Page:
The man who made Abercrombie & Fitch's workforce less dominated by whites and men has quit the company. He will be replaced by a woman.
Todd Corley, chief diversity officer at the teen apparel retailer, is starting the TAPO Institute, an advisory firm that will advocate for "inclusive leadership," Abercrombie announced on Thursday.
A decade ago, more than 90 percent of Abercrombie's store associates were white. The issue received public scrutiny in 2004, when the company settled three class-action lawsuits filed by former employees who accused Abercrombie of race and gender discrimination. Abercrombie paid nearly $50 million to thousands of minority and female plaintiffs and pledged to diversify its workforce.
Chief executive Mike Jeffries tapped Corley, then a senior manager of diversity for Starwood Hotels & Resorts, to head Abercrombie's new Office of Diversity.
Now, more than half of Abercrombie's associates are minorities, according to the company. As for senior executives: More than 40 percent of Abercrombie's vice presidents are women, as are 75 percent of executive vice presidents and 33 percent of the board of directors, according to Abercrombie. These figures are notably higher than at many public companies.
Abercrombie did not provide information about how many of its senior executives are minorities.
"I am proud of the accomplishments we have made together as an organization," Corley said in a statement. "The efforts began around race and ethnicity but evolved to include diversity in the way people think, cultural differences and creating an inclusive place to work."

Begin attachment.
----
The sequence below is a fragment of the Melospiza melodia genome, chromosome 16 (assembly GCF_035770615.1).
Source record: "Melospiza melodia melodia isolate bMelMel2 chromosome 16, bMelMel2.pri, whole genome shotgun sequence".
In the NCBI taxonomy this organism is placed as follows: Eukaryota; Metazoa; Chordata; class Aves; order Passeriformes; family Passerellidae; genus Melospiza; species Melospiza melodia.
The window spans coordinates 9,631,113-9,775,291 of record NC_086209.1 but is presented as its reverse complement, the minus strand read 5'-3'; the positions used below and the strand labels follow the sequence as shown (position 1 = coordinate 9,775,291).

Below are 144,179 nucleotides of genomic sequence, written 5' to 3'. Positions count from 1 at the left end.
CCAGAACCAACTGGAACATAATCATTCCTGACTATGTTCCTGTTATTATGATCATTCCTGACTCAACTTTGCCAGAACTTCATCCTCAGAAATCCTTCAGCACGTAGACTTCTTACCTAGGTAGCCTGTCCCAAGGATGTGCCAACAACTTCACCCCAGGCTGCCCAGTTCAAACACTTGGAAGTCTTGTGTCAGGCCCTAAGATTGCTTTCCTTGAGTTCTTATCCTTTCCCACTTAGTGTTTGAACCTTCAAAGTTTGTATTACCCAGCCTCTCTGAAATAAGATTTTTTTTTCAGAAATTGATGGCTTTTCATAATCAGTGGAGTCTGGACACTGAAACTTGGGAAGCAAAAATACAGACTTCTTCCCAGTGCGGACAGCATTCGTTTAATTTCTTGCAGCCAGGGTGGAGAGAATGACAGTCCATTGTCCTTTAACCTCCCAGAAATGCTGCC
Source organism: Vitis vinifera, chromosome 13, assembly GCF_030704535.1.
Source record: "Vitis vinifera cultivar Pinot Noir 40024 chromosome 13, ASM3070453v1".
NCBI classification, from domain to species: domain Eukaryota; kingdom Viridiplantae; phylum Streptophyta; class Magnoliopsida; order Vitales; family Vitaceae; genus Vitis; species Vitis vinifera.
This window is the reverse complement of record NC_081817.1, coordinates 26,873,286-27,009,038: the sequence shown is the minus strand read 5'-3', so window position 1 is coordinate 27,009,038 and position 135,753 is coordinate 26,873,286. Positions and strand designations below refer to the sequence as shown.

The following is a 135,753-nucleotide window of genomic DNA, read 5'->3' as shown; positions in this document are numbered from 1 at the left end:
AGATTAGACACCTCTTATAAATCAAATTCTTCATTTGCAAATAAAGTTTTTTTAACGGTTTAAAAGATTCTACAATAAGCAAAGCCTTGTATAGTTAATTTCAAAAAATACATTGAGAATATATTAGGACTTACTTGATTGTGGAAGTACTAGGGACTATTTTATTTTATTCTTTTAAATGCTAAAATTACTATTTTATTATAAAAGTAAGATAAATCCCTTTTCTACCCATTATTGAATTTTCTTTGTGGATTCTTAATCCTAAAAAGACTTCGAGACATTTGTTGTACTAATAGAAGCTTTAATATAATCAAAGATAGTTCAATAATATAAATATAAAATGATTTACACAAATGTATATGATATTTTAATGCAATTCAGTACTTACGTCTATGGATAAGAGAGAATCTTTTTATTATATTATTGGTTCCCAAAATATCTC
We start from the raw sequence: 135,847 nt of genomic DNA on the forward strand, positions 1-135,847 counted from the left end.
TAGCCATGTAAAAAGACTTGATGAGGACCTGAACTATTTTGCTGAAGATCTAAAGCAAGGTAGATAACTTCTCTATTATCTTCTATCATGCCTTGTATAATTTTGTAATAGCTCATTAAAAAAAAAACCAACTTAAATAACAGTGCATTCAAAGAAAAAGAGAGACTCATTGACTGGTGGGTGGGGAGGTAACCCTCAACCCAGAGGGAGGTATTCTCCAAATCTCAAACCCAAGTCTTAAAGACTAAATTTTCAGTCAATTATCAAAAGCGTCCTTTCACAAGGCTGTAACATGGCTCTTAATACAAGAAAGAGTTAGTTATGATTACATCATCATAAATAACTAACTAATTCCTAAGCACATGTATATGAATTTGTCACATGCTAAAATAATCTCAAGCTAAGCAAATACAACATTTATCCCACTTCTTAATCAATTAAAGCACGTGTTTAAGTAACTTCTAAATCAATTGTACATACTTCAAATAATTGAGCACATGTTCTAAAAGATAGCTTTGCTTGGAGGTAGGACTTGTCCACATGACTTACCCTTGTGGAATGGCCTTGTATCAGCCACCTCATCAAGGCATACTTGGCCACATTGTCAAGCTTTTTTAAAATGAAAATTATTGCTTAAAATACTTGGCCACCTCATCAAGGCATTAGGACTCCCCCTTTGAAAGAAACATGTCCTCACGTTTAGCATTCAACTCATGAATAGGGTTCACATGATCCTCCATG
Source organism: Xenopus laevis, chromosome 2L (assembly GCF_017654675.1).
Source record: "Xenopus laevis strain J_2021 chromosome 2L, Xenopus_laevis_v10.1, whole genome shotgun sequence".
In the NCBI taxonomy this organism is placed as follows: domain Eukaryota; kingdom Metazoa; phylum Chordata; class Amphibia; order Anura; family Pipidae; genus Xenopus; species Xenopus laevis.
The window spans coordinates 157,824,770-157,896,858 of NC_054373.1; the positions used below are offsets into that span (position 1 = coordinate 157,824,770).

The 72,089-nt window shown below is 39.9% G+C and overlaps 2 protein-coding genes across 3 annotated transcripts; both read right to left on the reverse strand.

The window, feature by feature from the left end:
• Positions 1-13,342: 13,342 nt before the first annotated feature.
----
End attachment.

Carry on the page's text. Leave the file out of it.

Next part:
Amy Zehrer, executive vice president of stores and a 22-year veteran of Abercrombie, will take over the company's diversity program.
While Abercrombie has received praise in some areas for its inclusive environment -- a company press release notes that the Human Rights Campaign has named A&F a Best Place to Work for the LGBT community every year since 2007 -- it has also been dogged by allegations of religious, racial and size discrimination, even after its diversity program was well underway.
The retailer's exacting dress code, for example, has been the subject of much scrutiny. It dictates everything from how Abercrombie retail workers can highlight their hair to the way they should double-cuff their skinny jeans.
Store employees told The Huffington Post in 2013 that enforcement of the style guide ensnared workers who wore religious items such as hijabs and crosses. A pair of lawsuits from Muslim women who were fired or refused employment over their hijabs led to a change in Abercrombie's policies last August, specifically acknowledging that the headscarves must be accommodated in the workplace.
"I felt like I never belonged and was uncomfortable working at Abercrombie," one former employee told HuffPost. "It was pretty ironic how they were recruiting diverse employees, but only if your hair is not covered."
Last year, Abercrombie was skewered for discriminating against people with larger body types, refusing to stock bigger sizes for female customers in accordance with Jeffries' ideal of the "attractive all-American kid." In a 2006 interview with Salon, which resurfaced in May 2013, Jeffries said: "A lot of people don't belong [in our clothes], and they can't belong. Are we exclusionary? Absolutely."
Following the backlash, Abercrombie decided to offer larger sizes for some of its women's clothes in its online store. A new XL size is now available for some women's tops, and some pants and shorts are available in size 14, up from the previous maximum of size 10.
In 2012, models for Abercrombie's sister brand Hollister mocked Asians by squinting their eyes as they posed for photos. Abercrombie fired the employees.
But perhaps Abercrombie's most infamous racial controversy occurred before Corley's tenure.
In 2002, a line of racist T-shirts hit Abercrombie's shelves. Emblazoned with caricatures of Asians with slanted eyes and conical hats, the shirts were quickly recalled after outrage among the Asian-American community. One shirt bore the slogan "Wong Brothers Laundry Service -- Two Wongs Can Make It White." Another displayed an image for "Abercrombie's Pizza Dojo," which promised customers, "You Love Long Time."